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Adobe Announces Vast Creative Suite 4

When Adobe announced Creative Suite 3 in April 2007, the biggest new feature for Mac users was support for Apple’s Intel-based Macs; CS3 was among the last major Mac applications to move to Intel compatibility. After all, the people who shell out a lot of money for the premiere design tools on the market expected performance, and the migration to Intel-native code demanded patience.

The announcement of Adobe Creative Suite 4 brings new features to the forefront, as well as performance improvements that will make pro users happy. The software is scheduled to ship in October 2008, though Adobe hasn’t given a more specific date.

The entire Creative Suite has gone massive – it’s no longer a convenient bundle of three or four applications – so I’m going to hit on just a smattering of new features gleaned from recent briefings with Adobe. The Creative Suite 4 Web site offers a bunch of information for more investigation.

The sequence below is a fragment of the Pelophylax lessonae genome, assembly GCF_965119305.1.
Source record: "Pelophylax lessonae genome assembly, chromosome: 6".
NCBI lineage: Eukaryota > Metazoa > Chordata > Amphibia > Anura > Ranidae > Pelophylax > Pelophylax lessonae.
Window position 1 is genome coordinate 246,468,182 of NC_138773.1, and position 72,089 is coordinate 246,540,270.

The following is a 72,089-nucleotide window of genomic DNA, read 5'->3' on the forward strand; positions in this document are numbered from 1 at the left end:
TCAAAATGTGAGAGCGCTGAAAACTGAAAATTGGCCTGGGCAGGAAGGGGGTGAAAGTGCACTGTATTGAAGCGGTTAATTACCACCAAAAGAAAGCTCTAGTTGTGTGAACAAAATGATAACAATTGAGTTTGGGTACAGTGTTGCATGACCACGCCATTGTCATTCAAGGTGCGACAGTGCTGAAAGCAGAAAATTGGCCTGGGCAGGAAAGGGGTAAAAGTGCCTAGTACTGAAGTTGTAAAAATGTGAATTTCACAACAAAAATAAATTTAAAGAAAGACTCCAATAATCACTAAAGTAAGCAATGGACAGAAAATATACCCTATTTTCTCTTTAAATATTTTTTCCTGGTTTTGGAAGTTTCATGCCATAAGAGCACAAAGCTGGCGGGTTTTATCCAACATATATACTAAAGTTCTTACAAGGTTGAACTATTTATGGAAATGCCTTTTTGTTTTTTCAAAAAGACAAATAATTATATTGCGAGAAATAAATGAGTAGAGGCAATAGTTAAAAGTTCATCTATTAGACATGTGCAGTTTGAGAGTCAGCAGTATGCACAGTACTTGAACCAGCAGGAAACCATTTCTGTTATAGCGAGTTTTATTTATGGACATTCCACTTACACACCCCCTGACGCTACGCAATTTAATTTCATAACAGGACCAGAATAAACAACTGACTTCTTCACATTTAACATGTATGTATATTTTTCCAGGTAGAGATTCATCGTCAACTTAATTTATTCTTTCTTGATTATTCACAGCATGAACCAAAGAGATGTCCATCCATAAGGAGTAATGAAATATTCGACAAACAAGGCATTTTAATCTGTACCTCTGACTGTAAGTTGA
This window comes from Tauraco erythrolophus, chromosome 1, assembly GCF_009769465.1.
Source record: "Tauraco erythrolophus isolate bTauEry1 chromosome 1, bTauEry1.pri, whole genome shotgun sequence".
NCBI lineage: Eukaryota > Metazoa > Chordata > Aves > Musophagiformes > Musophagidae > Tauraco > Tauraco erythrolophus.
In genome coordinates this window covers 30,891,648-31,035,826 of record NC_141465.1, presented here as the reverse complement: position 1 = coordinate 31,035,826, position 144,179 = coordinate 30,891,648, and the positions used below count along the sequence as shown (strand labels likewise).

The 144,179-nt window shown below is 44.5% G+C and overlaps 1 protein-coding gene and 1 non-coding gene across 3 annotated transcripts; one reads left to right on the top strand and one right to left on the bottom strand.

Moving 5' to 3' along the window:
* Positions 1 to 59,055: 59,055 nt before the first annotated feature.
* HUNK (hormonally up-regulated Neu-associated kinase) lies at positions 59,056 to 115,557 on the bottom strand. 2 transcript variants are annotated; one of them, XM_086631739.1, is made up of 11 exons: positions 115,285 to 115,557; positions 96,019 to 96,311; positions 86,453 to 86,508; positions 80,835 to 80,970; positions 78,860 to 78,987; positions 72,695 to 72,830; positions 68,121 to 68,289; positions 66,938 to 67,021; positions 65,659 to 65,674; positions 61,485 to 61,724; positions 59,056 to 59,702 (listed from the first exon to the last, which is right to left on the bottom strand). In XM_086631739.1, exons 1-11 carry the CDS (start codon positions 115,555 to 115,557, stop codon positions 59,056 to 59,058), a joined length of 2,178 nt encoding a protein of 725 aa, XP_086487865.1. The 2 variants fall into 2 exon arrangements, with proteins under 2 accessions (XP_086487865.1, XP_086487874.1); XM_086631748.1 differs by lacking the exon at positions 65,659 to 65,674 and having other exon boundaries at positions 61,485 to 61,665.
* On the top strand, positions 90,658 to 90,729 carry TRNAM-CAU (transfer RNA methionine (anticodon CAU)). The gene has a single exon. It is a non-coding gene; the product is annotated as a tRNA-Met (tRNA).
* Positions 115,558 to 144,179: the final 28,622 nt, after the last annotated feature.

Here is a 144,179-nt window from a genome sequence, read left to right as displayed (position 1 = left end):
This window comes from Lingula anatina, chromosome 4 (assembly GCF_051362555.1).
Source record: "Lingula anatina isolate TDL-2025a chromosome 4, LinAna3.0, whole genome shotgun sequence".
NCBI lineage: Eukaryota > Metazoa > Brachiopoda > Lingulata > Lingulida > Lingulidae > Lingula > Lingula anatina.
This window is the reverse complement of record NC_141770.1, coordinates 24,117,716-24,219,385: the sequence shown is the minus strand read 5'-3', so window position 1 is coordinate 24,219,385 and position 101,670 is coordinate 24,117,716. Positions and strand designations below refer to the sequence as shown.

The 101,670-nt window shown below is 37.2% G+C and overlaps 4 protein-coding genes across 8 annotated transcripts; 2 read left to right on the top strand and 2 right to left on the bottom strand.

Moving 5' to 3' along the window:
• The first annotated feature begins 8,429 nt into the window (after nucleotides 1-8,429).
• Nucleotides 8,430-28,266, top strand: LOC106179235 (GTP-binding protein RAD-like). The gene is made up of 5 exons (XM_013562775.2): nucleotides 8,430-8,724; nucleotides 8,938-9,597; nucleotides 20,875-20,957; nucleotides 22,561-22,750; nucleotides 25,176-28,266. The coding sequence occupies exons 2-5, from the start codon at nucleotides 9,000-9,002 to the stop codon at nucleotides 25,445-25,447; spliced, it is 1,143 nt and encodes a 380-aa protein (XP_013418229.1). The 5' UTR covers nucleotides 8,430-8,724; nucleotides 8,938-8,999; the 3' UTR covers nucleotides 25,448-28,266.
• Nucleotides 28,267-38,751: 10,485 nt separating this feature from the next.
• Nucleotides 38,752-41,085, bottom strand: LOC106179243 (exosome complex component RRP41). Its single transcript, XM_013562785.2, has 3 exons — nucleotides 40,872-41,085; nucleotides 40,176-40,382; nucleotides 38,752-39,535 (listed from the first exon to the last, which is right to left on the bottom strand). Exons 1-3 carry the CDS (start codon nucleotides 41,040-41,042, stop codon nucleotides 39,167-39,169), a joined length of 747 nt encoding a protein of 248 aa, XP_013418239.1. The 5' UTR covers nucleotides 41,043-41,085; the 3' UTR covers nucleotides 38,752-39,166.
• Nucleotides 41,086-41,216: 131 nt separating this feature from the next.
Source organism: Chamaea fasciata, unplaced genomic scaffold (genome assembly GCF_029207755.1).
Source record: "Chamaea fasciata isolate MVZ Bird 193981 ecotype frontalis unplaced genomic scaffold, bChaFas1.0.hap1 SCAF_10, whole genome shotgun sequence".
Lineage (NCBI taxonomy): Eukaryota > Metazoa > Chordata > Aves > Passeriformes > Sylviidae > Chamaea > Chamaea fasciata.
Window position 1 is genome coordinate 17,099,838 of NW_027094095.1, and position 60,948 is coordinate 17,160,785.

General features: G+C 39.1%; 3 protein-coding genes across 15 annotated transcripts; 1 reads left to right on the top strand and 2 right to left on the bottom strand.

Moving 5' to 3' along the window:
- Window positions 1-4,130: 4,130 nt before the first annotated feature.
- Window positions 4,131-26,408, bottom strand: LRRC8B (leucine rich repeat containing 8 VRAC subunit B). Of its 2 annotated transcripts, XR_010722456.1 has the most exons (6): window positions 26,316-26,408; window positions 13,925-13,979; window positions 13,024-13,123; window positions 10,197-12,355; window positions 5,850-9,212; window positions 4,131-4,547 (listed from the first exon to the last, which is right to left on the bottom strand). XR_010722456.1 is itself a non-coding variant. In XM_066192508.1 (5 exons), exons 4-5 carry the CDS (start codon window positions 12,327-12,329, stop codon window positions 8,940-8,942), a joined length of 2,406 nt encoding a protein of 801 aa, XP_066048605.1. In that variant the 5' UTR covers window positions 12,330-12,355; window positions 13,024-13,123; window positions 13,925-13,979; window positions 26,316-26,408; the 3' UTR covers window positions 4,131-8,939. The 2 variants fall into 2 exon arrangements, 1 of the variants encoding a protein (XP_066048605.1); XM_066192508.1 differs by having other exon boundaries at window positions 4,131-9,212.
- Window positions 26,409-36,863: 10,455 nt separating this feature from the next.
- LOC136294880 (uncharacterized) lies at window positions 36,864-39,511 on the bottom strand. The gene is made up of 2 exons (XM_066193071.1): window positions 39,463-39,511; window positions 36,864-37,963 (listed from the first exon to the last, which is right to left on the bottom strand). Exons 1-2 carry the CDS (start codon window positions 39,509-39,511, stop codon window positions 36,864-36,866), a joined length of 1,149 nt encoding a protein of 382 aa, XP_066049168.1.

Photoshop CS4 and Photoshop CS4 Extended — It’s good to be king, Photoshop knows, and this CS4 release turns the king into an emperor of speed by tapping the fast processing capabilities of a computer’s GPU (graphics processing unit). GPUs have tons of appropriate and unused processing juice, and Photoshop now hands off some of its most intensive tasks. This happens when working on very large files, for example, or to redraw the display when invoking a new feature to rotate the canvas – helpful for designers and artists who use pressure-sensitive tablets.

(The Windows version of Photoshop CS4 adds 64-bit processing, a feature originally slated for the Mac version until Apple abruptly cancelled 64-bit support in its Carbon programming libraries; see “64-bit Controversy Accompanies Lightroom 2 Beta,” 2008-04-07. Adobe had committed to Carbon, and its Cocoa migration plans are much longer term.)